Nonlethal' Ruger Rifle Likely to Be Classified as Live Weapon

The Ruger rifle, used against Palestinian stone-throwers and demonstrators in the territories, should be considered a live weapon and not a nonlethal one, Judge Advocate General Menachem Finkelstein decided recently

Amos Harel
Amos Harel
Amos Harel
Amos Harel

The Ruger rifle, which is used against Palestinian stone-throwers and demonstrators in the territories, should be considered a live weapon and not a nonlethal one, Judge Advocate General Menachem Finkelstein decided recently. As a result, the use of the Ruger is likely to be sharply restricted.

The classification of the Ruger as either a live or a nonlethal weapon that is unlikely to cause the death of those targeted by it has been the subject of a stormy and protracted debate in the Israel Defense Forces.

Items like tear gas and rubber-coated bullets are classified as nonlethal. However, the Ruger, which shoots 0.22 caliber bullets, has a relatively low muzzle speed and makes little noise when fired, is also used as a sniper rifle.

When the rules of engagement were relaxed at the start of the intifada, the IDF let troops use the Ruger against stone-throwers and demonstrators. However, a number of Palestinians, including children, have been killed due to the rifle's use.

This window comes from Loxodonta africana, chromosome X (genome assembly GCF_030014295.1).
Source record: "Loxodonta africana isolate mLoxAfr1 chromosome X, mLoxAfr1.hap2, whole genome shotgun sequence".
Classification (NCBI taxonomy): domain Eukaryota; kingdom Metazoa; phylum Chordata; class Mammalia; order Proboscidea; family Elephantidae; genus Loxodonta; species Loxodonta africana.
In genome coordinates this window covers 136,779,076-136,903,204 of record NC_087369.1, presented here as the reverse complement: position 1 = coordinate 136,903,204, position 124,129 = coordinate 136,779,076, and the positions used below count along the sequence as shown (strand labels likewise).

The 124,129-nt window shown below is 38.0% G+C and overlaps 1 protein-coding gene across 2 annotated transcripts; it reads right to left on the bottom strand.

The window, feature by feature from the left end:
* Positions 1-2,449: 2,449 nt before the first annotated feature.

The Ruger has been used primarily in Gaza, since the head of Southern Command, Maj. Gen. Doron Almog, is among those who favor the nonlethal definition. In contrast, Central Command, responsible for the West Bank, barred the use of the rifle against demonstrators more than half a year ago after concluding that soldiers frequently fired it even when they were not in danger, thereby causing unjustified Palestinian casualties.

"The mistake was that the Ruger came to be seen as a means of dispersing demonstrations, in contrast to its original purpose as a weapon in every respect," said a senior IDF officer. "The ballistics of the bullet are different from those of regular bullets, and as a result, it is liable to cause excessive damage when used indiscriminately."

The IDF Spokesman's Office said yesterday that the army is not in the habit of detailing its rules of engagement or commenting on publications on the issue.

Five dead children haunt army

The matter of the five children killed by a land mine in Khan Yunis in November came up yesterday in the Knesset when Finkelstein appeared before the Knesset Constitution, Law and Justice Committee.

According to committee chair MK Ophir Pines-Paz of Labor, "the whitewashes [investigations like the one into the death of the five children] are very costly to us," with Finkelstein responding that he does not intend to cover up war crimes or prevent inquiries.

Finkelstein said that the operational findings in the Khan Yunis case were presented to the chief of staff last week, but the JAG intends to study the report and has not ruled out the possibility of opening a Military Police inquiry.

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